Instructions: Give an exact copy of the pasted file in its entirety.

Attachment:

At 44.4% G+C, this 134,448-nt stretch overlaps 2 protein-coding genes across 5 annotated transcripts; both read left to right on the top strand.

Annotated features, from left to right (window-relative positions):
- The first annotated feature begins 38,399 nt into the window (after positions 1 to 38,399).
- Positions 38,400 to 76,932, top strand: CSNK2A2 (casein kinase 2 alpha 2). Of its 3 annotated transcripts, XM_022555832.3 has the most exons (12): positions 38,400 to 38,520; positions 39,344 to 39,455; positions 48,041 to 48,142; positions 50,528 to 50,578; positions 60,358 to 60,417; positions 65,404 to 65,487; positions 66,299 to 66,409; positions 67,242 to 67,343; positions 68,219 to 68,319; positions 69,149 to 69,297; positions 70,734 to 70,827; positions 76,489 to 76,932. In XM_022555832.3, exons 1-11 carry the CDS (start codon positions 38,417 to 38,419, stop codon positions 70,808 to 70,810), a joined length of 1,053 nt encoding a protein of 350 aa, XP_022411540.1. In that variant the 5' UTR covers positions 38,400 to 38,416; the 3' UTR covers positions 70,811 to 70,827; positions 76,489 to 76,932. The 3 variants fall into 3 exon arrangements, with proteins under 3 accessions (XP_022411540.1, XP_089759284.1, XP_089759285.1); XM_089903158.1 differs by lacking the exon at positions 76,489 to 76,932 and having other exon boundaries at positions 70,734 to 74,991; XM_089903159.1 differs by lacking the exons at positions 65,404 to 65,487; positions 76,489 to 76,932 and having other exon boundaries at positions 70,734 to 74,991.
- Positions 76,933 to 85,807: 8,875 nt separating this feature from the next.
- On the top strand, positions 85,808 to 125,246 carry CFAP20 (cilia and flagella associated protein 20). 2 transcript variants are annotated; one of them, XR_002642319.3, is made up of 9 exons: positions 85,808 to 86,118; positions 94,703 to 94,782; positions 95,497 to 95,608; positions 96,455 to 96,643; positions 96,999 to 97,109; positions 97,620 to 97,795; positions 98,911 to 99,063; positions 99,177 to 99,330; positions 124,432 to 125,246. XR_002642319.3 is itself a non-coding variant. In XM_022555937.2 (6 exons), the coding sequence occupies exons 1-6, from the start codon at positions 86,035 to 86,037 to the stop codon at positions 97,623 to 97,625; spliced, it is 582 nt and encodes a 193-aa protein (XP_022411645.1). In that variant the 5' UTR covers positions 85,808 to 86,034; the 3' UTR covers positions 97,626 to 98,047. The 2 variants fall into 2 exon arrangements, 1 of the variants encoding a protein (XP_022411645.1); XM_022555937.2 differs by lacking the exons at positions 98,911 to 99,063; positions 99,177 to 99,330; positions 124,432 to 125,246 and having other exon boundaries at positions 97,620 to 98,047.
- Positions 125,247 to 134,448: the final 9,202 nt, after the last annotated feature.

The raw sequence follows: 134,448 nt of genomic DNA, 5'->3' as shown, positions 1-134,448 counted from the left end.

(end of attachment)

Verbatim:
At 44.4% G+C, this 134,448-nt stretch overlaps 2 protein-coding genes across 5 annotated transcripts; both read left to right on the top strand.

Annotated features, from left to right (window-relative positions):
- The first annotated feature begins 38,399 nt into the window (after positions 1 to 38,399).
- Positions 38,400 to 76,932, top strand: CSNK2A2 (casein kinase 2 alpha 2). Of its 3 annotated transcripts, XM_022555832.3 has the most exons (12): positions 38,400 to 38,520; positions 39,344 to 39,455; positions 48,041 to 48,142; positions 50,528 to 50,578; positions 60,358 to 60,417; positions 65,404 to 65,487; positions 66,299 to 66,409; positions 67,242 to 67,343; positions 68,219 to 68,319; positions 69,149 to 69,297; positions 70,734 to 70,827; positions 76,489 to 76,932. In XM_022555832.3, exons 1-11 carry the CDS (start codon positions 38,417 to 38,419, stop codon positions 70,808 to 70,810), a joined length of 1,053 nt encoding a protein of 350 aa, XP_022411540.1. In that variant the 5' UTR covers positions 38,400 to 38,416; the 3' UTR covers positions 70,811 to 70,827; positions 76,489 to 76,932. The 3 variants fall into 3 exon arrangements, with proteins under 3 accessions (XP_022411540.1, XP_089759284.1, XP_089759285.1); XM_089903158.1 differs by lacking the exon at positions 76,489 to 76,932 and having other exon boundaries at positions 70,734 to 74,991; XM_089903159.1 differs by lacking the exons at positions 65,404 to 65,487; positions 76,489 to 76,932 and having other exon boundaries at positions 70,734 to 74,991.
- Positions 76,933 to 85,807: 8,875 nt separating this feature from the next.
- On the top strand, positions 85,808 to 125,246 carry CFAP20 (cilia and flagella associated protein 20). 2 transcript variants are annotated; one of them, XR_002642319.3, is made up of 9 exons: positions 85,808 to 86,118; positions 94,703 to 94,782; positions 95,497 to 95,608; positions 96,455 to 96,643; positions 96,999 to 97,109; positions 97,620 to 97,795; positions 98,911 to 99,063; positions 99,177 to 99,330; positions 124,432 to 125,246. XR_002642319.3 is itself a non-coding variant. In XM_022555937.2 (6 exons), the coding sequence occupies exons 1-6, from the start codon at positions 86,035 to 86,037 to the stop codon at positions 97,623 to 97,625; spliced, it is 582 nt and encodes a 193-aa protein (XP_022411645.1). In that variant the 5' UTR covers positions 85,808 to 86,034; the 3' UTR covers positions 97,626 to 98,047. The 2 variants fall into 2 exon arrangements, 1 of the variants encoding a protein (XP_022411645.1); XM_022555937.2 differs by lacking the exons at positions 98,911 to 99,063; positions 99,177 to 99,330; positions 124,432 to 125,246 and having other exon boundaries at positions 97,620 to 98,047.
- Positions 125,247 to 134,448: the final 9,202 nt, after the last annotated feature.

The raw sequence follows: 134,448 nt of genomic DNA, 5'->3' as shown, positions 1-134,448 counted from the left end.